Passive Sonar

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Related to Passive Sonar: active sonar

passive sonar

[′pas·iv ′sō‚när]
Sonar that uses only underwater listening equipment, with no transmission of location-revealing pulses.
McGraw-Hill Dictionary of Scientific & Technical Terms, 6E, Copyright © 2003 by The McGraw-Hill Companies, Inc.
The following article is from The Great Soviet Encyclopedia (1979). It might be outdated or ideologically biased.

Passive Sonar


a device that detects the source of acoustic vibrations or noise and determines the direction, or bearing, to the source. It is used primarily as a hydroacoustic direction finder.

Passive sonars operate in the range of sonic, ultrasonic, and infrasonic frequencies. They include fixed devices, installed on the floor of the ocean or a sea on special support structures or anchored buoys, and mobile devices, which are used on submarines, on certain types of surface vessels, in containers lowered into the water from helicopters, and on free-floating buoys.

Passive sonars consist of sonic detector, compensator, filter, amplifier, and display device. The detector is usually an acoustic antenna with the required directivity pattern (seeDIRECTIVITY OF ACOUSTIC TRANSMITTERS AND RECEIVERS),equipped with up to several hundred hydrophones. The compensator turns the axis of the directivity pattern of the antenna toward the noise-producing object and determines the bearing. When a rotating antenna is used, the passive sonar usually has no compensator. The filter passes a specific band of acoustic frequencies. Filtering out low frequencies helps increase the operating range of the direction finder, and filtering out high frequencies improves the ratio of signal to background noise and increases direction-finding accuracy. The amplifier increases the amplitude of the signals being received to the level necessary for display. The display may be a telephone, loudspeaker, or cathode-ray tube.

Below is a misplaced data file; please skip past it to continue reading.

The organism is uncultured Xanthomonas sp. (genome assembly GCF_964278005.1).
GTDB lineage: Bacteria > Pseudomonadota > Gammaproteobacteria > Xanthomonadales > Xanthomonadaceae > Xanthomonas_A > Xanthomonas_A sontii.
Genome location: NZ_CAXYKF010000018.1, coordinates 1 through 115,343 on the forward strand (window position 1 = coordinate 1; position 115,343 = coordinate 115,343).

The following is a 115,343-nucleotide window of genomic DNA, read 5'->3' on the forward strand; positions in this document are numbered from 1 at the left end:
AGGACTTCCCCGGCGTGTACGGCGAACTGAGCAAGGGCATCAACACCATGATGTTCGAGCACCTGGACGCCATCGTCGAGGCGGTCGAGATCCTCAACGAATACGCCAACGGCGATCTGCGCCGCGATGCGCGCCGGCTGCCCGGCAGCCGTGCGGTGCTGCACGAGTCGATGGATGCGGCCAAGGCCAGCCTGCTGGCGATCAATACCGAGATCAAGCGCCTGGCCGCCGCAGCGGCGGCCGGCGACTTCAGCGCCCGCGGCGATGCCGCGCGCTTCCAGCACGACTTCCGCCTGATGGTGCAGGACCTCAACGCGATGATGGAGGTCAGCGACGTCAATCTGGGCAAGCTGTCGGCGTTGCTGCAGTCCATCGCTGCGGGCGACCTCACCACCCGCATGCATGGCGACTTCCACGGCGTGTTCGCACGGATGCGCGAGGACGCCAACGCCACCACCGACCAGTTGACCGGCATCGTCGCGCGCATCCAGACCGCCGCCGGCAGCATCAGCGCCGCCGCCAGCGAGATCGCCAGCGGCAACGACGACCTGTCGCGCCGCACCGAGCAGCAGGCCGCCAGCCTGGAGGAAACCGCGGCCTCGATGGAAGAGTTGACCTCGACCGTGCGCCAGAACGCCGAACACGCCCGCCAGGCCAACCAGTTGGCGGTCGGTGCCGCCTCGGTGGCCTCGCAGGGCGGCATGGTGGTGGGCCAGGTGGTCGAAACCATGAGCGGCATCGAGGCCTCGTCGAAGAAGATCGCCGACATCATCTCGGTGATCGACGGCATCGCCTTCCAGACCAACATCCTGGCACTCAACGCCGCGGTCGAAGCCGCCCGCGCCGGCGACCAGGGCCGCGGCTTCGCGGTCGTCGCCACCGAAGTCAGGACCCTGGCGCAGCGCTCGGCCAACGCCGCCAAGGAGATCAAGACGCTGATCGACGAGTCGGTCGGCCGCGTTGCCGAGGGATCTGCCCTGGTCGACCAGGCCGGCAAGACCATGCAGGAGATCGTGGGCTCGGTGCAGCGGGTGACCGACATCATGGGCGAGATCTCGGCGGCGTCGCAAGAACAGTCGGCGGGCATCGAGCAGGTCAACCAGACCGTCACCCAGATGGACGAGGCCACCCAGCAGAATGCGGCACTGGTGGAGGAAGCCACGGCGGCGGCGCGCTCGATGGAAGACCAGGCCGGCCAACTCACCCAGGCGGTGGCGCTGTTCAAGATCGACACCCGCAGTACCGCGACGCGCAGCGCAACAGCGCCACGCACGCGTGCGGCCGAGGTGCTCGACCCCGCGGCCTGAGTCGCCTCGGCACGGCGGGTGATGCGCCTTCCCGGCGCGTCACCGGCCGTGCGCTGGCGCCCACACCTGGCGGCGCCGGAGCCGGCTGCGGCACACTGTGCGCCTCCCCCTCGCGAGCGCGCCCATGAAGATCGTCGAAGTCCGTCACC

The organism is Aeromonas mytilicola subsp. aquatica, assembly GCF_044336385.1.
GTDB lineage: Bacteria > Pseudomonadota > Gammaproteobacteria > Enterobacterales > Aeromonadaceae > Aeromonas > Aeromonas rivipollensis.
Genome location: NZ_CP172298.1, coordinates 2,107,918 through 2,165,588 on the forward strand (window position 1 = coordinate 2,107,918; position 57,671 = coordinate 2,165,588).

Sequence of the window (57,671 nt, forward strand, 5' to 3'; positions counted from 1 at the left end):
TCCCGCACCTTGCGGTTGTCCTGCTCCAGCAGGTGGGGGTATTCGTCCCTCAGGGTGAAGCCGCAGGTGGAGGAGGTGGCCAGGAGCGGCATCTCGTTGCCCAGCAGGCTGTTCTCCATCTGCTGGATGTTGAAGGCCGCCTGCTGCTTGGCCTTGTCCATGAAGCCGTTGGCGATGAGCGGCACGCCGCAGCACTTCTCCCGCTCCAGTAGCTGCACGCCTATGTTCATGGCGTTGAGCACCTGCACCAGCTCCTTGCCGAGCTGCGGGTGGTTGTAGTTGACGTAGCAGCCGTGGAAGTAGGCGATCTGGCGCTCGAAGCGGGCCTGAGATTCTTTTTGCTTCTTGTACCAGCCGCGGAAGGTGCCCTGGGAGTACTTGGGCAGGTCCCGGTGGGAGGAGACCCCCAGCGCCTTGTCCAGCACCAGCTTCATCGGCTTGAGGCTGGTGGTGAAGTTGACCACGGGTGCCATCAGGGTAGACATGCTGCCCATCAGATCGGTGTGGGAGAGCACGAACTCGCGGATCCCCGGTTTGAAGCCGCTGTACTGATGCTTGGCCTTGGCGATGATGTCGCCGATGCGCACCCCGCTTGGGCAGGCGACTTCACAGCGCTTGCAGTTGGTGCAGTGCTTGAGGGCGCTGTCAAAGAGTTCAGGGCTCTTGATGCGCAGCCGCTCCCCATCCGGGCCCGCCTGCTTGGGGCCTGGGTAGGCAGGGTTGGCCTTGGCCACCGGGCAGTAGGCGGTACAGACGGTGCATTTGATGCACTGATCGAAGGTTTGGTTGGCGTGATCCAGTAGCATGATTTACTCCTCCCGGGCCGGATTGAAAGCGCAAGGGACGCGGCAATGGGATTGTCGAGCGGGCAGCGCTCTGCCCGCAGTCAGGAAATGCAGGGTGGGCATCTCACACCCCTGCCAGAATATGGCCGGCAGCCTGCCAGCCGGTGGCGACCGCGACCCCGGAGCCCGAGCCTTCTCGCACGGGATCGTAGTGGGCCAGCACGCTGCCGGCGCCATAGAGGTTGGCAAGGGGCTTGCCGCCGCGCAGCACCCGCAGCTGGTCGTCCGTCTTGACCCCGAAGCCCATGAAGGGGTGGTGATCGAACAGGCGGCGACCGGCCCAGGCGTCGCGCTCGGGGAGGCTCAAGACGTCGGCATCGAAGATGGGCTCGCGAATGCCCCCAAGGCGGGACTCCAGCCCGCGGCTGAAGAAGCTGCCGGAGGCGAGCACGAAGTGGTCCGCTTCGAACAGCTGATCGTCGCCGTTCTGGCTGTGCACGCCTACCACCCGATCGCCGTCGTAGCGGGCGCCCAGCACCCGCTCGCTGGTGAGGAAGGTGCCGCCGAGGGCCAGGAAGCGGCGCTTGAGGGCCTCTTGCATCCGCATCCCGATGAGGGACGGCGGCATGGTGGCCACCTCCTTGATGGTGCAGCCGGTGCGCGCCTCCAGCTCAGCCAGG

Special devices can be connected to passive sonars to analyze the spectrum of the acoustic signal being received and identify the objects emitting the noise by type (submarine, surface ship, torpedo, and so forth). The accuracy of target direction finding of modern passive sonars may be within fractions of a degree, and the operating range may be in the tens of kilometers.


Tiurin, A. M., A. P. Stashkevich, and E. S. Taranov, Osnovy gidroakusiiki. Leningrad, 1966.
Kolesnikova, I. K., and I. A. Rumynskaia. Osnovy gidroakusiiki i gidroakusticheskie stantsii. Leningrad, 1970.


The Great Soviet Encyclopedia, 3rd Edition (1970-1979). © 2010 The Gale Group, Inc. All rights reserved.
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